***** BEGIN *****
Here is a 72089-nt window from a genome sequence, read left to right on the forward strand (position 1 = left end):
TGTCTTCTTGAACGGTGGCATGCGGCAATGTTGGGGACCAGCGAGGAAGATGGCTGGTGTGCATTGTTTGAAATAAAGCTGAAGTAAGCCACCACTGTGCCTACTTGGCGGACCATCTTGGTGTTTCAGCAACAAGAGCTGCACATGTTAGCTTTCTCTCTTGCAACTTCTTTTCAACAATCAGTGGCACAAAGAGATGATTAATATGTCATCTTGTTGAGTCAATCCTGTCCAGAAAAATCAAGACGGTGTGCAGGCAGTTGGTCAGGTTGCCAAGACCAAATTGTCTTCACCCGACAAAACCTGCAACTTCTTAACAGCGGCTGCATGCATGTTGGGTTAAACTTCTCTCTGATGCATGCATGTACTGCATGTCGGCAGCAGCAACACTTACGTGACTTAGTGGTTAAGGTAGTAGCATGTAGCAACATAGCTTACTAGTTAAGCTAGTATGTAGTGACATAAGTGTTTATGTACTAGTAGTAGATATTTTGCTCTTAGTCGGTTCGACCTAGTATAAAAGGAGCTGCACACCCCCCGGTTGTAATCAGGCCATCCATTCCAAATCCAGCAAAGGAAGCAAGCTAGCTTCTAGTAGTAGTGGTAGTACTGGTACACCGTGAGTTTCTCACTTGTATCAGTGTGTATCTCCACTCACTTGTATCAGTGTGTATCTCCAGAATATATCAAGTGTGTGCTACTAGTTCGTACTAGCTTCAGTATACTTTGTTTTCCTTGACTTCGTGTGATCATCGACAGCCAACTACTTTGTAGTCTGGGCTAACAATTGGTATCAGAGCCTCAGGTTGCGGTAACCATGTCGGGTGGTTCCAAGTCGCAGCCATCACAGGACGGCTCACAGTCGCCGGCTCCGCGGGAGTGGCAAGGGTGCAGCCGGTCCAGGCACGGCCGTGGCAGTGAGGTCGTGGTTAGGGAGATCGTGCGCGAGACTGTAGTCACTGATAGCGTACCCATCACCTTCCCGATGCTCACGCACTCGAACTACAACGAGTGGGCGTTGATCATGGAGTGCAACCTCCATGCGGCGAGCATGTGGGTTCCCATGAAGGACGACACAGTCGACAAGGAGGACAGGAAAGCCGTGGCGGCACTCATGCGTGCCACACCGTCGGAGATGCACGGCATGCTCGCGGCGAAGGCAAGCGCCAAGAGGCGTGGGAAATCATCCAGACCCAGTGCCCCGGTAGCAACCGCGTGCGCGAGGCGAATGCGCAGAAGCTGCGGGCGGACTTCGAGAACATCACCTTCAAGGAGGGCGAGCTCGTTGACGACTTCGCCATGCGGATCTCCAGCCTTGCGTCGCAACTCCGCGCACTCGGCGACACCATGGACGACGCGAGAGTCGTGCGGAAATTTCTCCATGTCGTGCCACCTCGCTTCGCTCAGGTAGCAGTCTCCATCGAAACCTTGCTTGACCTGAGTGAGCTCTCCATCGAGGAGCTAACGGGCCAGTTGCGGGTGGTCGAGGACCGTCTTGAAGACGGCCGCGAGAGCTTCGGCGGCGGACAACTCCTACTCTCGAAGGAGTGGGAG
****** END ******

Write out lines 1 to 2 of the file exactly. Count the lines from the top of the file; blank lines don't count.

Here is a 72089-nt window from a genome sequence, read left to right on the forward strand (position 1 = left end):
TGTCTTCTTGAACGGTGGCATGCGGCAATGTTGGGGACCAGCGAGGAAGATGGCTGGTGTGCATTGTTTGAAATAAAGCTGAAGTAAGCCACCACTGTGCCTACTTGGCGGACCATCTTGGTGTTTCAGCAACAAGAGCTGCACATGTTAGCTTTCTCTCTTGCAACTTCTTTTCAACAATCAGTGGCACAAAGAGATGATTAATATGTCATCTTGTTGAGTCAATCCTGTCCAGAAAAATCAAGACGGTGTGCAGGCAGTTGGTCAGGTTGCCAAGACCAAATTGTCTTCACCCGACAAAACCTGCAACTTCTTAACAGCGGCTGCATGCATGTTGGGTTAAACTTCTCTCTGATGCATGCATGTACTGCATGTCGGCAGCAGCAACACTTACGTGACTTAGTGGTTAAGGTAGTAGCATGTAGCAACATAGCTTACTAGTTAAGCTAGTATGTAGTGACATAAGTGTTTATGTACTAGTAGTAGATATTTTGCTCTTAGTCGGTTCGACCTAGTATAAAAGGAGCTGCACACCCCCCGGTTGTAATCAGGCCATCCATTCCAAATCCAGCAAAGGAAGCAAGCTAGCTTCTAGTAGTAGTGGTAGTACTGGTACACCGTGAGTTTCTCACTTGTATCAGTGTGTATCTCCACTCACTTGTATCAGTGTGTATCTCCAGAATATATCAAGTGTGTGCTACTAGTTCGTACTAGCTTCAGTATACTTTGTTTTCCTTGACTTCGTGTGATCATCGACAGCCAACTACTTTGTAGTCTGGGCTAACAATTGGTATCAGAGCCTCAGGTTGCGGTAACCATGTCGGGTGGTTCCAAGTCGCAGCCATCACAGGACGGCTCACAGTCGCCGGCTCCGCGGGAGTGGCAAGGGTGCAGCCGGTCCAGGCACGGCCGTGGCAGTGAGGTCGTGGTTAGGGAGATCGTGCGCGAGACTGTAGTCACTGATAGCGTACCCATCACCTTCCCGATGCTCACGCACTCGAACTACAACGAGTGGGCGTTGATCATGGAGTGCAACCTCCATGCGGCGAGCATGTGGGTTCCCATGAAGGACGACACAGTCGACAAGGAGGACAGGAAAGCCGTGGCGGCACTCATGCGTGCCACACCGTCGGAGATGCACGGCATGCTCGCGGCGAAGGCAAGCGCCAAGAGGCGTGGGAAATCATCCAGACCCAGTGCCCCGGTAGCAACCGCGTGCGCGAGGCGAATGCGCAGAAGCTGCGGGCGGACTTCGAGAACATCACCTTCAAGGAGGGCGAGCTCGTTGACGACTTCGCCATGCGGATCTCCAGCCTTGCGTCGCAACTCCGCGCACTCGGCGACACCATGGACGACGCGAGAGTCGTGCGGAAATTTCTCCATGTCGTGCCACCTCGCTTCGCTCAGGTAGCAGTCTCCATCGAAACCTTGCTTGACCTGAGTGAGCTCTCCATCGAGGAGCTAACGGGCCAGTTGCGGGTGGTCGAGGACCGTCTTGAAGACGGCCGCGAGAGCTTCGGCGGCGGACAACTCCTACTCTCGAAGGAGTGGGAG